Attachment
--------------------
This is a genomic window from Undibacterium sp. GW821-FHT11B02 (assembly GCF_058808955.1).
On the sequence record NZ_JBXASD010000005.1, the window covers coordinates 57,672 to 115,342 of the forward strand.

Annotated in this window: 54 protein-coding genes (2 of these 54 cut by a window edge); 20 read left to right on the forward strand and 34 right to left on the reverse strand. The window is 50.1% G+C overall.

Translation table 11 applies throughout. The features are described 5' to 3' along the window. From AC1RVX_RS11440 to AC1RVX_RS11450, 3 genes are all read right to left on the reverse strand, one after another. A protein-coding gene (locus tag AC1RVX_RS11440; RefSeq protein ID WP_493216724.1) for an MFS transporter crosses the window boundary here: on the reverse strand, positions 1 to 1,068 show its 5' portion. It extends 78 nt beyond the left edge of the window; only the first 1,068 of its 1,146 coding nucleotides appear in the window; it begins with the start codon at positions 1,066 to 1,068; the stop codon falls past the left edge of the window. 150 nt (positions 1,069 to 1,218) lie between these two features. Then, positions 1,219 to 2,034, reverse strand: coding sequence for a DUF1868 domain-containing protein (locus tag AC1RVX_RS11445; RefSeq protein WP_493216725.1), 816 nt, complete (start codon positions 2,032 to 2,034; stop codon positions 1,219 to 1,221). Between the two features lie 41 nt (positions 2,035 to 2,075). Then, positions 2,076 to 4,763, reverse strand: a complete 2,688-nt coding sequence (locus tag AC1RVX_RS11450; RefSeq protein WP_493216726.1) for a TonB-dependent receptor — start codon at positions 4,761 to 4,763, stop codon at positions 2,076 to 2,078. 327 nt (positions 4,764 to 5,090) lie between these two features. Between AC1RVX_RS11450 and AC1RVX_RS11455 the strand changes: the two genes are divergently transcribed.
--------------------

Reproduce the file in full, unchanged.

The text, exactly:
This is a genomic window from Undibacterium sp. GW821-FHT11B02 (assembly GCF_058808955.1).
On the sequence record NZ_JBXASD010000005.1, the window covers coordinates 57,672 to 115,342 of the forward strand.

Annotated in this window: 54 protein-coding genes (2 of these 54 cut by a window edge); 20 read left to right on the forward strand and 34 right to left on the reverse strand. The window is 50.1% G+C overall.

Translation table 11 applies throughout. The features are described 5' to 3' along the window. From AC1RVX_RS11440 to AC1RVX_RS11450, 3 genes are all read right to left on the reverse strand, one after another. A protein-coding gene (locus tag AC1RVX_RS11440; RefSeq protein ID WP_493216724.1) for an MFS transporter crosses the window boundary here: on the reverse strand, positions 1 to 1,068 show its 5' portion. It extends 78 nt beyond the left edge of the window; only the first 1,068 of its 1,146 coding nucleotides appear in the window; it begins with the start codon at positions 1,066 to 1,068; the stop codon falls past the left edge of the window. 150 nt (positions 1,069 to 1,218) lie between these two features. Then, positions 1,219 to 2,034, reverse strand: coding sequence for a DUF1868 domain-containing protein (locus tag AC1RVX_RS11445; RefSeq protein WP_493216725.1), 816 nt, complete (start codon positions 2,032 to 2,034; stop codon positions 1,219 to 1,221). Between the two features lie 41 nt (positions 2,035 to 2,075). Then, positions 2,076 to 4,763, reverse strand: a complete 2,688-nt coding sequence (locus tag AC1RVX_RS11450; RefSeq protein WP_493216726.1) for a TonB-dependent receptor — start codon at positions 4,761 to 4,763, stop codon at positions 2,076 to 2,078. 327 nt (positions 4,764 to 5,090) lie between these two features. Between AC1RVX_RS11450 and AC1RVX_RS11455 the strand changes: the two genes are divergently transcribed.